According to The New York Times, Kim Jong-il, North Korea’s leader, is seriously ill and is likely to have suffered a stroke weeks ago, American officials said Tuesday, raising the prospect of a chaotic power struggle in nuclear-armed North Korea.
This news lead starts off with all of the five W's. The "who and where" are tied together in the very first sentence; Kim Jong-Il, North Korea's leader. The "what" is that he is seriously ill. He suffered a stroke weeks ago relating to the "when" factor and the "why" is that it's raising the prospect of a nuclear-armed power struggle.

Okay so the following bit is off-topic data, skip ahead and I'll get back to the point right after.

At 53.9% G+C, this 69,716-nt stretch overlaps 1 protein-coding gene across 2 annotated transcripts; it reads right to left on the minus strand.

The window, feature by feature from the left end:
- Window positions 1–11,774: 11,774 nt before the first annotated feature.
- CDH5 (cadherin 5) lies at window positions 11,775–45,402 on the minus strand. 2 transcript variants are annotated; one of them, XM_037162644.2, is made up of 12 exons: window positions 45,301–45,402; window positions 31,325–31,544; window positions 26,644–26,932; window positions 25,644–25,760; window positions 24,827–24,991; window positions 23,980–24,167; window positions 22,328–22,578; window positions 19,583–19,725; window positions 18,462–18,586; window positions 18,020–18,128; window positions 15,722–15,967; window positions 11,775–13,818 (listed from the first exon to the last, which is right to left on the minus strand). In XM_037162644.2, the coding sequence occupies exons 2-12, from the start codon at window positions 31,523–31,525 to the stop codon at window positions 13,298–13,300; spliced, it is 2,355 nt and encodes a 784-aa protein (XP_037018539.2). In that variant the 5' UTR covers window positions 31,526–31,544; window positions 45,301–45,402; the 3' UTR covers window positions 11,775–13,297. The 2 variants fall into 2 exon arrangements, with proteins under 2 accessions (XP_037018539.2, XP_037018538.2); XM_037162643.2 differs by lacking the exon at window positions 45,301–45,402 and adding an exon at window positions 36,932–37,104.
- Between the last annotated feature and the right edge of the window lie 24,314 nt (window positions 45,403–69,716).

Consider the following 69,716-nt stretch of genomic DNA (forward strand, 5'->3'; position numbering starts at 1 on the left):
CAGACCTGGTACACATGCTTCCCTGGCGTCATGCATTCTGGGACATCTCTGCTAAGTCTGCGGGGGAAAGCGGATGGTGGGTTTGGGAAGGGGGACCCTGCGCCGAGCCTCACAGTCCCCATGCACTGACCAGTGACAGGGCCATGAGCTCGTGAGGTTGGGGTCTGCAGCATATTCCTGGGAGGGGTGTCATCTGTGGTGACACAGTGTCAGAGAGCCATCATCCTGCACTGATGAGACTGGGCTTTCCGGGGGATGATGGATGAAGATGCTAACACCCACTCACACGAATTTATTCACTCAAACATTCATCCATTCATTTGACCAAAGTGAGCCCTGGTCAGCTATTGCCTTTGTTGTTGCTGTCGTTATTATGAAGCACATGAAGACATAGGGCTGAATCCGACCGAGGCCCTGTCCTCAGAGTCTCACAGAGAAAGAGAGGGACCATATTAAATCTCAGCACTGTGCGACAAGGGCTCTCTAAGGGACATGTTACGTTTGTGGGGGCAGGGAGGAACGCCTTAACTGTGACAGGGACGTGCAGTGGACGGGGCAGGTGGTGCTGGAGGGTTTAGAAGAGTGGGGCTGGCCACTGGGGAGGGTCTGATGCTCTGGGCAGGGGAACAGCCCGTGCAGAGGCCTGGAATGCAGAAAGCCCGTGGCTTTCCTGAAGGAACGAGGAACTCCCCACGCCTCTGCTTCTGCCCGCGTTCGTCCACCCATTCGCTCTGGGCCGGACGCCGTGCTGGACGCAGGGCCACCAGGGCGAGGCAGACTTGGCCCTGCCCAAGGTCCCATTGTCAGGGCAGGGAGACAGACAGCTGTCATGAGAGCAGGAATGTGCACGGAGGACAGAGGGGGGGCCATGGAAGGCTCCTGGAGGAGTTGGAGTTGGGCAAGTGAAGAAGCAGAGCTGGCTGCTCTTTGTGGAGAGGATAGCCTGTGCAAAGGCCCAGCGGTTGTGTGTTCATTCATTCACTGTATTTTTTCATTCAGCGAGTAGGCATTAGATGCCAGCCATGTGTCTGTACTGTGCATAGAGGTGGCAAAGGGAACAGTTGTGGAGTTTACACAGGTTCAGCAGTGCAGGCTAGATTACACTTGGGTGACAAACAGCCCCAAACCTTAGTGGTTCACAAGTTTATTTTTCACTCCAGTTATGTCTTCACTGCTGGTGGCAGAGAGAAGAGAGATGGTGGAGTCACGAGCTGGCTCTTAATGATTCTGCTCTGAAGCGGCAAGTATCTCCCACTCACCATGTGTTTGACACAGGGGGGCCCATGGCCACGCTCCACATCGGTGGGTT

All of these elements help to make the lead catching to the reader and draw them into the story by giving the facts first.
Detail is used when describing when the day of the week of the report, and when the stroke occurred. The more basic or general details are telling us that there is a power struggle, but it doesn't allude to who is involved.
Starting a lead as hard-news gets the reader interested up front and tells them what they need to know. It utilizes the inverted pyramid method of writing by giving the readers the most important facts first and then adding details in the following paragraphs. This method allows readers to grasp the concept of the story and decide whether or not it is worth reading further.